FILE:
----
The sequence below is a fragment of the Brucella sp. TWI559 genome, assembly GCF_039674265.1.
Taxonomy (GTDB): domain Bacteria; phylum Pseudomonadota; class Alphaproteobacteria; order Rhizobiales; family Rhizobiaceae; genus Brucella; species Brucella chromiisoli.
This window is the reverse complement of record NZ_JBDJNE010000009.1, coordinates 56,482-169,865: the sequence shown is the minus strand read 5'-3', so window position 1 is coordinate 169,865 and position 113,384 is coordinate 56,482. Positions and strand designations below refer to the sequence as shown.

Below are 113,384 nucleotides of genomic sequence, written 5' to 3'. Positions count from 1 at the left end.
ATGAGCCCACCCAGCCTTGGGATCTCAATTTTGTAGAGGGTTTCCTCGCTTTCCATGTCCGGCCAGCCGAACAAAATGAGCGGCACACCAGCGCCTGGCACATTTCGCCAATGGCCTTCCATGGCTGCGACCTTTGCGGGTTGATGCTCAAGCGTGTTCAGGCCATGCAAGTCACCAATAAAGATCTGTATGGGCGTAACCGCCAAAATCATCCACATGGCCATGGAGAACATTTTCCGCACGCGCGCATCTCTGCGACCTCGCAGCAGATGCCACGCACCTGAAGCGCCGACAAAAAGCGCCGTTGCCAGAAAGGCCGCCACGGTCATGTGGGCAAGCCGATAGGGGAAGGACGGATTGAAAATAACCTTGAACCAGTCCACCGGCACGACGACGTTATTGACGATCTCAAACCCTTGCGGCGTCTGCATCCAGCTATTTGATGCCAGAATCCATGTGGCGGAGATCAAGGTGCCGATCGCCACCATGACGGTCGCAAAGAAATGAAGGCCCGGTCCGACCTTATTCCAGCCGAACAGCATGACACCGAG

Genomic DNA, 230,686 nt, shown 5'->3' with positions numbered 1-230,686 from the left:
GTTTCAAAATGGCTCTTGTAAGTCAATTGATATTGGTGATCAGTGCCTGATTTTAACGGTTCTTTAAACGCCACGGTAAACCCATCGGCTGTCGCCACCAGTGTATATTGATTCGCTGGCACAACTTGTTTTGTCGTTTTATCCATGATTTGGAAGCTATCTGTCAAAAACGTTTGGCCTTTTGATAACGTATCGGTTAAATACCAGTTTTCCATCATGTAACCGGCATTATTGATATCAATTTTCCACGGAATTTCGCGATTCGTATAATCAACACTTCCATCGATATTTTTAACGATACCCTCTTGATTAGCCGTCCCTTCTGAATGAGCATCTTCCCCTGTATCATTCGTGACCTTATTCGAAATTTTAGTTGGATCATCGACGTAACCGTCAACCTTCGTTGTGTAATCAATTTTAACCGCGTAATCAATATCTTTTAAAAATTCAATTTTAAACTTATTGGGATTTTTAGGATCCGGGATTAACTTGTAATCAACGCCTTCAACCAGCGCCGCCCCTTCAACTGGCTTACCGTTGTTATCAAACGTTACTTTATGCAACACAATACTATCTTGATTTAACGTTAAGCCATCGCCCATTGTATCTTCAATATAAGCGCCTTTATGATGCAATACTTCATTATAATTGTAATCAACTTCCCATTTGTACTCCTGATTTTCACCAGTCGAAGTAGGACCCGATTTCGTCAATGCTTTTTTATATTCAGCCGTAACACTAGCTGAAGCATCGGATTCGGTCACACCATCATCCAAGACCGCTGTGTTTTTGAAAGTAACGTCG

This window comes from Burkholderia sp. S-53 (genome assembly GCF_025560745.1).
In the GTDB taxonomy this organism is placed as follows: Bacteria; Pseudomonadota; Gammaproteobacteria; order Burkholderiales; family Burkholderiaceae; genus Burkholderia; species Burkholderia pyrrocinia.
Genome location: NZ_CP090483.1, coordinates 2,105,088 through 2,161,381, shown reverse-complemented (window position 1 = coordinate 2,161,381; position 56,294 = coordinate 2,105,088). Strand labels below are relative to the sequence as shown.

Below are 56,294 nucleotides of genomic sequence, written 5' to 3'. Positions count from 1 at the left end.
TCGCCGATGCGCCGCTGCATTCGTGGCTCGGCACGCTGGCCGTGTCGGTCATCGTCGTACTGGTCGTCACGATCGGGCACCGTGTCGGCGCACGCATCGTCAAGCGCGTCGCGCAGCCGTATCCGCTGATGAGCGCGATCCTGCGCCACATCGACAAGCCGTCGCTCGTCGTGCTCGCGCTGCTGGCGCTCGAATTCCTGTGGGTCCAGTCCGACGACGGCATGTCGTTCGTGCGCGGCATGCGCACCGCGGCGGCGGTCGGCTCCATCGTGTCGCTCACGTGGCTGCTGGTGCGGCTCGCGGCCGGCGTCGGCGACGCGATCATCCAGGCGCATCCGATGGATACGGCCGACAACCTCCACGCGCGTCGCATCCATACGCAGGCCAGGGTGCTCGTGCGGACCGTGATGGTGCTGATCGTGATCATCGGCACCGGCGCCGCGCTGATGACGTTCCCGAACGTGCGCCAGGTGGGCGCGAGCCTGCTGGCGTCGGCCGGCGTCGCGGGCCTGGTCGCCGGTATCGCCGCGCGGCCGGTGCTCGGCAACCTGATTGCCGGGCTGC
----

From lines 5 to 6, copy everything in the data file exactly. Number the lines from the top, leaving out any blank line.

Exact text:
ATGAGCCCACCCAGCCTTGGGATCTCAATTTTGTAGAGGGTTTCCTCGCTTTCCATGTCCGGCCAGCCGAACAAAATGAGCGGCACACCAGCGCCTGGCACATTTCGCCAATGGCCTTCCATGGCTGCGACCTTTGCGGGTTGATGCTCAAGCGTGTTCAGGCCATGCAAGTCACCAATAAAGATCTGTATGGGCGTAACCGCCAAAATCATCCACATGGCCATGGAGAACATTTTCCGCACGCGCGCATCTCTGCGACCTCGCAGCAGATGCCACGCACCTGAAGCGCCGACAAAAAGCGCCGTTGCCAGAAAGGCCGCCACGGTCATGTGGGCAAGCCGATAGGGGAAGGACGGATTGAAAATAACCTTGAACCAGTCCACCGGCACGACGACGTTATTGACGATCTCAAACCCTTGCGGCGTCTGCATCCAGCTATTTGATGCCAGAATCCATGTGGCGGAGATCAAGGTGCCGATCGCCACCATGACGGTCGCAAAGAAATGAAGGCCCGGTCCGACCTTATTCCAGCCGAACAGCATGACACCGAG

Genomic DNA, 230,686 nt, shown 5'->3' with positions numbered 1-230,686 from the left: